It’s one of Westport’s oldest, longest-running events.
It’s one of the most exciting to see.
It’s one you’ve probably never heard of.
Fairfield County Hunt Club’s 96th annual June Benefit Horse Show opened yesterday. It runs through Saturday.
Part of yesterday’s action at the Fairfield County Hunt Club.
Over 3,000 international, national and local riders compete in world-class events, featuring hunter, jumper & equitation disciplines. Highlights include a $50,000 Grand Prix, and a $10,000 Welcome Stake.
The June Benefit Horse Show is open to the public, and free. Social activities include a Grand Prix Luncheon, Family Fun Day and shopping at the Paddock Boutique. For more information, click here.
There’s plenty of room at the Fairfield County Hunt Club show. (Photo/Diana Kuen)
The Fairfield County Hunt Club show benefits EQUUS Foundation — the national charity that protects America’s horses, and fosters the horse-human bond.
FUN FACT: This is one of the few remaining historic horse shows that still competes on grass.
The Exxon station at the Post Road and South Maple — around the corner from the Hunt Club — welcomed the stars of the show. (Photo/Diana Kuen)
The designation is reserved for long-established competitions that have also made substantial contributions toward the sport, while raising money for charity.
Over 700 international riders participate, at the 97-year-old Hunt Club on Long Lots Road.
It’s a big deal. But despite the elite-sounding name — and of horse shows in general — this one welcomes all of us riff-raff as spectators.
Even better: It’s family-friendly. And free!
In addition to horses and riders, local and national vendors offer home goods, antiques, jewelry and food. (That stuff is not free. Sorry.)
Jumping at the Fairfield County Hunt Club. (Photo/Greershotz Photography)
The show — a fundraiser for the Equus Foundation, a Westport-based national non-profit that protects horses while fostering horse-human bonds — begins at 8 a.m. every day this week, and Saturday. There’s action on 3 rings, simultaneously.
The 2 biggest events are the Welcome Stake (Thursday, June 21, 4 p.m.) and Grand Prix (Saturday, June 23, 1:30 p.m.).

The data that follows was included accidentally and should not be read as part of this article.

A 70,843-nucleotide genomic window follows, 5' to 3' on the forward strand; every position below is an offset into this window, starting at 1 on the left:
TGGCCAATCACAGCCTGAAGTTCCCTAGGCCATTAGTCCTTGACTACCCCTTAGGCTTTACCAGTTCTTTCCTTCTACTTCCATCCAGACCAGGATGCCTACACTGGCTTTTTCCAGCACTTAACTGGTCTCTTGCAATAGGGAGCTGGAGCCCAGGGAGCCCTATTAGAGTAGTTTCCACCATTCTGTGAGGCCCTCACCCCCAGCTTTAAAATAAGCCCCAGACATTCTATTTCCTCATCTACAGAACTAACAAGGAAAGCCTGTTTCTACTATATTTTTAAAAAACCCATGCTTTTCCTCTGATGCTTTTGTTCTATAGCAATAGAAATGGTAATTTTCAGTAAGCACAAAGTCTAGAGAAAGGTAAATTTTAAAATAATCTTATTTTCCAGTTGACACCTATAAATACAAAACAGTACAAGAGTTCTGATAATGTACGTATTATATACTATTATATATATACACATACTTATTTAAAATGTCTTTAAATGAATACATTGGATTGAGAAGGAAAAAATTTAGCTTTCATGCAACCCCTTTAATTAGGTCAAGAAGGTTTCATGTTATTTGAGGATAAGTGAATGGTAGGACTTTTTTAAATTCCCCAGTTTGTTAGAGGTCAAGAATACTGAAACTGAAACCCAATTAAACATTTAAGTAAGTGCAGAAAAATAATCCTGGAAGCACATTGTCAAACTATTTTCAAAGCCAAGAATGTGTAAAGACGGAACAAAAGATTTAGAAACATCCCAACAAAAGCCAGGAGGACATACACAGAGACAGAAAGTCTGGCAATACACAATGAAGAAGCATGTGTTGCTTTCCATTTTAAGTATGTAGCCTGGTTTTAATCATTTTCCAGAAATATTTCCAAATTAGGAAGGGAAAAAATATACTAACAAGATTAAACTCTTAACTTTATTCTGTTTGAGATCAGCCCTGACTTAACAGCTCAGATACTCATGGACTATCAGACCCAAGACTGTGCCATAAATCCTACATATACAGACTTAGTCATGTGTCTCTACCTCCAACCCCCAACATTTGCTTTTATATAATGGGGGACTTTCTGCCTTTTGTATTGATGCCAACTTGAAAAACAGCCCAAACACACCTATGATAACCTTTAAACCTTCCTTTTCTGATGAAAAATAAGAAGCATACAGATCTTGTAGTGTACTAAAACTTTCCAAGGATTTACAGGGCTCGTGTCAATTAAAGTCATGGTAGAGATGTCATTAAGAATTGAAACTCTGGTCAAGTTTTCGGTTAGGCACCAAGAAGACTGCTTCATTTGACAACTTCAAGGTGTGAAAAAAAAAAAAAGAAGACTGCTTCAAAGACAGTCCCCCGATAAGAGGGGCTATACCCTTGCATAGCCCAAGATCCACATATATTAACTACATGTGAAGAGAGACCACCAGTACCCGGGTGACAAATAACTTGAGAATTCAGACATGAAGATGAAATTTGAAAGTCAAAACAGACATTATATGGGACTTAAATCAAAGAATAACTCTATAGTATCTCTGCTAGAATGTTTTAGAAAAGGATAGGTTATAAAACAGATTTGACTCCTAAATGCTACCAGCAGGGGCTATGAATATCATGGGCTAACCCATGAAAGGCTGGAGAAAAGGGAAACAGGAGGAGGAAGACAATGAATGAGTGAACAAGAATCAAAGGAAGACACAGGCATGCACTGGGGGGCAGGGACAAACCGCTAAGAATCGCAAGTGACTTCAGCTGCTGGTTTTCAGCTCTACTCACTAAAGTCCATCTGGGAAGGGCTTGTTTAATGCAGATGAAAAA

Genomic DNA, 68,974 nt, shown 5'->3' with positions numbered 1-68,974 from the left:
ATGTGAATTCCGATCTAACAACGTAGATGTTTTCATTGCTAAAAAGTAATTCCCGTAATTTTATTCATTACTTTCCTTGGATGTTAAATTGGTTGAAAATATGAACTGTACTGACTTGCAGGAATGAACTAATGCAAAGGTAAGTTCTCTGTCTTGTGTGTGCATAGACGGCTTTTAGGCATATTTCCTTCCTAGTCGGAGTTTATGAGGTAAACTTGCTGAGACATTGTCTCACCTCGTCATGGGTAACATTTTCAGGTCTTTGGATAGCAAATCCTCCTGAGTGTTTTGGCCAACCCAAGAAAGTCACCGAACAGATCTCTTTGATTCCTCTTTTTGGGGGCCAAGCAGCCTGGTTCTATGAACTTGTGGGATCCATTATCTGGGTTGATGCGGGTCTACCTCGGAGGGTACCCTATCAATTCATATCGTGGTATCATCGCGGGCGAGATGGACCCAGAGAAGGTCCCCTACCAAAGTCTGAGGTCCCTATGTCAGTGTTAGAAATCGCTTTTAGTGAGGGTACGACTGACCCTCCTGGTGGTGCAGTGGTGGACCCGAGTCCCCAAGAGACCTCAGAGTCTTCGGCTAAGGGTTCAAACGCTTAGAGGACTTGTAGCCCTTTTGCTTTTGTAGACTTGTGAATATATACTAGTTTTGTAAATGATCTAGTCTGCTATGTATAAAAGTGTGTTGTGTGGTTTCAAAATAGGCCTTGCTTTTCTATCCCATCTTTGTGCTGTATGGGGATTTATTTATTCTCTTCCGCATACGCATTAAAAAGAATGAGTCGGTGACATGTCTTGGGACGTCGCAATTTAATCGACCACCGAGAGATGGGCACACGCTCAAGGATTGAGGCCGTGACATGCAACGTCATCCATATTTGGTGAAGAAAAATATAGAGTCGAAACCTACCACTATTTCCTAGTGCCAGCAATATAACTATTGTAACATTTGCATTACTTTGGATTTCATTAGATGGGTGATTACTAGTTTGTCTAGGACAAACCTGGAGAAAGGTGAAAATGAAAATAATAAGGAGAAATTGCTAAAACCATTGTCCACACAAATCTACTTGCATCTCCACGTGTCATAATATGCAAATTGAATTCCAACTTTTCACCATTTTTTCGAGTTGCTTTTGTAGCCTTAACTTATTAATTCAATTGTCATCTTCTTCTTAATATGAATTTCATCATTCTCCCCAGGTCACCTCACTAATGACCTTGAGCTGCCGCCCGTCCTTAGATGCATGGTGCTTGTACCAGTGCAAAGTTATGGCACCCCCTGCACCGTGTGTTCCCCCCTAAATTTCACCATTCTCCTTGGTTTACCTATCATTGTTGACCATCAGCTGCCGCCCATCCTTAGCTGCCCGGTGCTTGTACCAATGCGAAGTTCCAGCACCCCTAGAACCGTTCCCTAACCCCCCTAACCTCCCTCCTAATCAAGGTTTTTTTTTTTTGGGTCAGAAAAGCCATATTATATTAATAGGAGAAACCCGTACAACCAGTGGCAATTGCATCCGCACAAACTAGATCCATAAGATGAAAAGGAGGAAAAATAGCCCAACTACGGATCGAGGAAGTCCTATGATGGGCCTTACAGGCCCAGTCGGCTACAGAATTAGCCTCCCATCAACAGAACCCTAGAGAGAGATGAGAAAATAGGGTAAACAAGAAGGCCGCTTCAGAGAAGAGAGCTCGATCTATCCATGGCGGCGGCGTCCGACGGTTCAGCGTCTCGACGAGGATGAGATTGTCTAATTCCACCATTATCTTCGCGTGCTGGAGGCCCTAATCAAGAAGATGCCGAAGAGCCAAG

If you’ve never been to a horse show, here are a couple of things to know:
During judging, the rider and horse should appear relaxed. The riding should seem effortless.
Riders may be faulted or eliminated for knocking down any part of a jump, exceeding the time limit, “poor presentation of horse or rider,” bucking, stopping in front of a fence, going off course or jumping in the wrong order.
Those are the basics. To learn more, just trot on down to the Hunt Club.
A few weeks ago I wrote about Birchwood Country Club. I called the hidden-in-plain sight 80-acre property — just inches from the Norwalk border — “the only private country club in Westport.”
At the opposite end of town — just inches from the Fairfield border — lies the Fairfield County Hunt Club. It’s a country club too.
And though their emphasis is on horses, not golf, the Hunt Club shares several similarities with Birchwood. Both clubs have beautiful dining rooms. They offer tennis and swimming. They’re reaching out to younger families, and welcoming kids.
Fairfield County Hunt Club’s inviting dining room.
And they’re both trying to overcome low profiles and outdated stereotypes about who they are, and what they do.
The Hunt Club traces its history back to 1923. Averill Harriman commissioned Laura Gardin Fraser — a famous sculptor living on North Avenue — to design and execute a polo medal.
As part of her research she borrowed mallets, mounted a horse and began knocking a ball around on her estate. Intrigued, other Westporters joined her.
Games grew into the idea of a club — with, in addition to polo, horse shows and hunting.